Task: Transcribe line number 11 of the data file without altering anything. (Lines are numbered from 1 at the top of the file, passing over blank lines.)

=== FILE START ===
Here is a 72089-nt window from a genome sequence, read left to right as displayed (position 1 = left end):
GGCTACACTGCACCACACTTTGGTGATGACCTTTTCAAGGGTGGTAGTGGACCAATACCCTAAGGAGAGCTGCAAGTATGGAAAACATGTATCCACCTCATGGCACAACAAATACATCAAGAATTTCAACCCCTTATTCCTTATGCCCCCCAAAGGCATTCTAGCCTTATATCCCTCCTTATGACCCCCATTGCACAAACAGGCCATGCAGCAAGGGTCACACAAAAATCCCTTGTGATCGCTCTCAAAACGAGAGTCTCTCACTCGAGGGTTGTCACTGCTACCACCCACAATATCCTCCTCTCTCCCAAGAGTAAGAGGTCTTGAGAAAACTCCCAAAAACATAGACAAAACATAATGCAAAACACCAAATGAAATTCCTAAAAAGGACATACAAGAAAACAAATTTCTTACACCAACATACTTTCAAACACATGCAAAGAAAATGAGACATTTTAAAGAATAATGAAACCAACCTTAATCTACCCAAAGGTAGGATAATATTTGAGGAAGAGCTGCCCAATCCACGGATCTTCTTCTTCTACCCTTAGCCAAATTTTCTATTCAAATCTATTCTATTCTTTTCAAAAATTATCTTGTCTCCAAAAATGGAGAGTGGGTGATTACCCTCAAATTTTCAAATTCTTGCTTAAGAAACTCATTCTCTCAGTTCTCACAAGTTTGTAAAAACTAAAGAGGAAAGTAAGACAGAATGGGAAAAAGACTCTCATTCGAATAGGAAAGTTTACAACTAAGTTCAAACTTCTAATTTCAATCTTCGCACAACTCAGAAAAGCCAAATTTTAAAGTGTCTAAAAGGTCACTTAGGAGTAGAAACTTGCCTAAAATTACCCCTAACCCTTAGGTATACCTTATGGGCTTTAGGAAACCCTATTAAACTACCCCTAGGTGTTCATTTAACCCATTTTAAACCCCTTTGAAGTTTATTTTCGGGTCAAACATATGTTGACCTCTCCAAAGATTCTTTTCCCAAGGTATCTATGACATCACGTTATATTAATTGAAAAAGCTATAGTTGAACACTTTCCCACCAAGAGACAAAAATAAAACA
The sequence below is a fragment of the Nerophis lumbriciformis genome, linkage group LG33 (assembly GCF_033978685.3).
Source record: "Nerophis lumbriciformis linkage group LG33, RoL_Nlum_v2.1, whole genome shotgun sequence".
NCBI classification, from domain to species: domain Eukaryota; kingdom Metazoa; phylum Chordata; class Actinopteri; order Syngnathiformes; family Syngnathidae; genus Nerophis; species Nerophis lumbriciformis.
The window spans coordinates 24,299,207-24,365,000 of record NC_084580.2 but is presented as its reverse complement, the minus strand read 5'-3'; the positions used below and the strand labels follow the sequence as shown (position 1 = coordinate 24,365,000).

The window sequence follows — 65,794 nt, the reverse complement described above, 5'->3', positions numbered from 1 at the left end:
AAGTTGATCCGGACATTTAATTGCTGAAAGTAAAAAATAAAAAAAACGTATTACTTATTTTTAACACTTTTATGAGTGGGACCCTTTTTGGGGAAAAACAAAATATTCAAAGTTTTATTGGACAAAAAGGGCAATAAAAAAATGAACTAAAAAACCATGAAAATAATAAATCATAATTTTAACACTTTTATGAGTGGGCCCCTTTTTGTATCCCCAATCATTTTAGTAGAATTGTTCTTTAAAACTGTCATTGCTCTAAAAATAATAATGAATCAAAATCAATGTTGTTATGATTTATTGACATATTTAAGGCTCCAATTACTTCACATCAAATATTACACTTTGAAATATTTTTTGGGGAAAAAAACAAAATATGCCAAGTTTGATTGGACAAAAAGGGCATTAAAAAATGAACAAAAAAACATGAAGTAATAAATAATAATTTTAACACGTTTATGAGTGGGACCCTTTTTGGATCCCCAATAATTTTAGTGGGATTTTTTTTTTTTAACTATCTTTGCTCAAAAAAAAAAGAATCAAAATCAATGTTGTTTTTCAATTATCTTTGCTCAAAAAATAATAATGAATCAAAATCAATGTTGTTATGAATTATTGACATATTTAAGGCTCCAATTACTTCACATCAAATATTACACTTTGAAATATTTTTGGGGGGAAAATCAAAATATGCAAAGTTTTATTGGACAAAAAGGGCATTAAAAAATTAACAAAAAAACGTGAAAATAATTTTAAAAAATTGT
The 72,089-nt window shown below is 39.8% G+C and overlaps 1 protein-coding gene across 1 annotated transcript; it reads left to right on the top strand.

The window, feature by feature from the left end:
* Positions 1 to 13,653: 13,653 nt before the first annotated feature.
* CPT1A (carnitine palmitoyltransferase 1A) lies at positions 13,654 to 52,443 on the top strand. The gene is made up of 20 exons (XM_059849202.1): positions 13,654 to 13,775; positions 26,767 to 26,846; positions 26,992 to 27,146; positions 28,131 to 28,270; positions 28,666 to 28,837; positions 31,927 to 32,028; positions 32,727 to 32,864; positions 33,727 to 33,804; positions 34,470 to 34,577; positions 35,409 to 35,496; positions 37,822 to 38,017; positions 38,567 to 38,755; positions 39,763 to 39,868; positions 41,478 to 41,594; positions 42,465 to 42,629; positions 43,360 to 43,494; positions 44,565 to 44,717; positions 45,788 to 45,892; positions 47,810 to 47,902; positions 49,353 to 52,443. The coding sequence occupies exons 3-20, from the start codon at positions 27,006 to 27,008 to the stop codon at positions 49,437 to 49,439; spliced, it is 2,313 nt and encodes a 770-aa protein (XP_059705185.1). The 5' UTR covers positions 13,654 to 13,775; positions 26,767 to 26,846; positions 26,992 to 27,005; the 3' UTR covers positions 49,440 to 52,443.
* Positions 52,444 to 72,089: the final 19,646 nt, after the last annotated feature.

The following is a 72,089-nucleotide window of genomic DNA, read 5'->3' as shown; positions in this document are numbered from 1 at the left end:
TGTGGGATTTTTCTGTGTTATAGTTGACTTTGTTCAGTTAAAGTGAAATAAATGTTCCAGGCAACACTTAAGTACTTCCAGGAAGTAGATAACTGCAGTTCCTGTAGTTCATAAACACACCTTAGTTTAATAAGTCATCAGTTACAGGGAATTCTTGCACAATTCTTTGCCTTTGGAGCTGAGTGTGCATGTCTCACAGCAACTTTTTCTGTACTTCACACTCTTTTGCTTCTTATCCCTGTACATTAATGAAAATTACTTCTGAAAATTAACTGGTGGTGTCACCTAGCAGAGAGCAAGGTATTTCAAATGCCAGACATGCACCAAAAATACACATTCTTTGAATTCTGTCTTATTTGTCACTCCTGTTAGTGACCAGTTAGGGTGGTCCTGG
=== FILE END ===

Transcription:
* Positions 1 to 13,653: 13,653 nt before the first annotated feature.